U.S. Supreme Court Upholds Mandatory Disclosure Laws In the Narrow Context of Petition Signing

John Kramer
John Kramer · June 24, 2010

Arlington, Va.—Today, the U.S. Supreme Court announced in Doe v. Reed that state governments may generally protect their initiative processes from fraud and mistake by releasing to the public the names and addresses of those who sign a ballot petition.  The Institute for Justice filed a friend of the court brief (www.ij.org/WAdisclosureAmicus) in support of the plaintiffs challenging disclosure.

Doe v. Reed concerns a petition to put a referendum about same-sex partnership rights on the November 2009 ballot in Washington state.  For more than 30 years, Washington had said that it would not disclose petition sheets under its Public Records Act.  But due to a recent change in that policy, Washington announced that it would release the names and addresses of more than 100,000 people who signed the controversial petition.  A number of individuals and organizations brought suit and argued before the Court that the Public Records Act violated the First Amendment rights of petitioner-signers.  In today’s rejection of that broad challenge, the Court held that “public disclosure of referendum petitions in general is substantially related to the important interest of preserving the integrity of the electoral process.”

“As the Court correctly recognized, there are clear First Amendment implications to a law like Washington’s,” said Steve Simpson, an Institute for Justice senior attorney who co-authored IJ’s brief.  “The Court, however, also recognized that states have an interest in regulating the time, place and manner of elections and concluded that ‘public disclosure can help cure the inadequacies of the [petition] verification and canvassing process.’  Although a broad ruling in favor of the First Amendment would have best protected Washingtonians’ privacy and speech rights, we are heartened that the Court instructed the lower court to determine whether compelled disclosure is justified in this particular instance.”
In his concurring opinion, Justice Alito pointed out how the plaintiffs are in a strong position to obtain an exemption from the Public Records Act’s requirements.  According to Justice Alito, “[t]he as-applied exemption plays a critical role in safeguarding First Amendment rights.”  But for those rights to be protected, “speakers must be able to obtain an as-applied exemption without clearing a high evidentiary hurdle.”  Alito also had harsh words about the state’s assertion that disclosure could be justified by a so-called “informational” interest—what amounts to disclosure for the sake of disclosure.  Alito wrote, “The implications of accepting [the state’s] argument are breathtaking.  Were we to accept respondents’ asserted information interest, the State would be free to require petition signers to disclose all kinds of demographic information, including the signer’s race, religion, political affiliation, sexual orientation, ethnic background, and interest-group memberships.  Requiring such disclosures, however, runs headfirst into a half century of our case law, which firmly establishes that individuals have a right to privacy of belief and association.”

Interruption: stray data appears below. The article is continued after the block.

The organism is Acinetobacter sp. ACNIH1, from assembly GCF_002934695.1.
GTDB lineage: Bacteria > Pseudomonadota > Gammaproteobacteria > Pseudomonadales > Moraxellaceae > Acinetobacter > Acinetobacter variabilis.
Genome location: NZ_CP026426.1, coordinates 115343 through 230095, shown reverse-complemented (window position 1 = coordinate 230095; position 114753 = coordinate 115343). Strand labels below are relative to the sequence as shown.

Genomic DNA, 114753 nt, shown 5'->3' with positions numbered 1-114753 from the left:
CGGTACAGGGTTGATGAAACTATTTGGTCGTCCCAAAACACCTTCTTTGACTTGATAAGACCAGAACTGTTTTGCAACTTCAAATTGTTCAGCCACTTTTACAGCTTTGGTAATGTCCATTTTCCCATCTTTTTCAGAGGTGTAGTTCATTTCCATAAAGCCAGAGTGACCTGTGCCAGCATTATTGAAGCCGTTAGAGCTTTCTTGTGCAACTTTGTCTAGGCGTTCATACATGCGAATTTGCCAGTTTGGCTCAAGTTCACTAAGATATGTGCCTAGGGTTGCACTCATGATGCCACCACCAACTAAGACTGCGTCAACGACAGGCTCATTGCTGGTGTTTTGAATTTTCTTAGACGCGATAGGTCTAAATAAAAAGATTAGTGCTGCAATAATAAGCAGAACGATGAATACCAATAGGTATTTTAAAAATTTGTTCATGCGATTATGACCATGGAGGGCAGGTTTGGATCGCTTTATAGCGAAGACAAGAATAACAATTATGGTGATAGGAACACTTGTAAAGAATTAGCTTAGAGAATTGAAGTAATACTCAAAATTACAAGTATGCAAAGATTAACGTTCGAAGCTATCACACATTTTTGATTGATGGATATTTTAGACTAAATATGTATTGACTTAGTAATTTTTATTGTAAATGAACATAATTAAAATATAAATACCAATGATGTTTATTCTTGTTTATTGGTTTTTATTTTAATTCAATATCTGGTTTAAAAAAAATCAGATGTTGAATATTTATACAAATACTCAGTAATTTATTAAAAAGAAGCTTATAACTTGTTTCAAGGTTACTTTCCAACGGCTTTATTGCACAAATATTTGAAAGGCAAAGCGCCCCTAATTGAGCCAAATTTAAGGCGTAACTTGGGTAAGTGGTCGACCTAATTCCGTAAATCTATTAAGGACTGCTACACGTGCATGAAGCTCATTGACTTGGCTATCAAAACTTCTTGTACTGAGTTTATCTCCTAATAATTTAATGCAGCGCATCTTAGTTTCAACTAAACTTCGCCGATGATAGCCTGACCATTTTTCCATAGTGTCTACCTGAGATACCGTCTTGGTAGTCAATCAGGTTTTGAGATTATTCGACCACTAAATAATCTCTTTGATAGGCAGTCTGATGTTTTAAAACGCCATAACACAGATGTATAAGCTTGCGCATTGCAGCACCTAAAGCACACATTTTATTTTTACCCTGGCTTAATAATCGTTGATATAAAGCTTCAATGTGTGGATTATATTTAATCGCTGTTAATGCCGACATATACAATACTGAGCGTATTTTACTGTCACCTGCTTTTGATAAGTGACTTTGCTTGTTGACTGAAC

In its amicus brief (www.ij.org/WAdisclosureAmicus), the Institute for Justice showed how mandatory disclosure laws like Washington’s profoundly chill speech and association.  For its groundbreaking report Disclosure Costs, Dr. Dick Carpenter of the Institute for Justice surveyed 2,000 people in six different states.  It turned out that “[t]hree out of five people [surveyed] said that they would think twice about donating to a ballot-issue campaign if it meant that the state would disclose their names and addresses to the public.”  People said they were less likely to participate in part out of fear that mandatory disclosure could lead to threats to their personal safety, identity theft, invasion of privacy and loss of employment.  (For a copy of the report, visit:  http://www.ij.org/1624.)

“The Court correctly focused on the narrow context of the signature-verification process and went no further than that,” said Robert Frommer, an IJ staff attorney who co-authored the organization’s brief.  “The larger issue of whether states may require everyone to ‘name names’ in order to speak was not a part of today’s opinion.  The Institute for Justice will remain at the forefront of the nationwide fight to protect freedom of speech from burdensome disclosure laws.”
The Institute for Justice vigorously defends the right of individuals to engage in political speech and challenges campaign finance laws nationwide.  IJ recently secured a major victory before the entire U.S. Court of Appeals for the D.C. Circuit in SpeechNow.org v. FEC, in which  the court held that the government could not place caps on how much individuals could give to an independent speech group.  IJ is also challenging laws in Colorado that suppress speech about ballot issues by grassroots groups as well as Arizona’s “Clean Elections” law that funds political campaigns with taxpayer dollars.  In addition, IJ has filed friend-of-the-court briefs in other important campaign finance cases, including Citizens United v. FEC, FEC v. Wisconsin Right to Life, and McConnell v. FEC.  For more information, visit www.ij.org/FirstAmendment.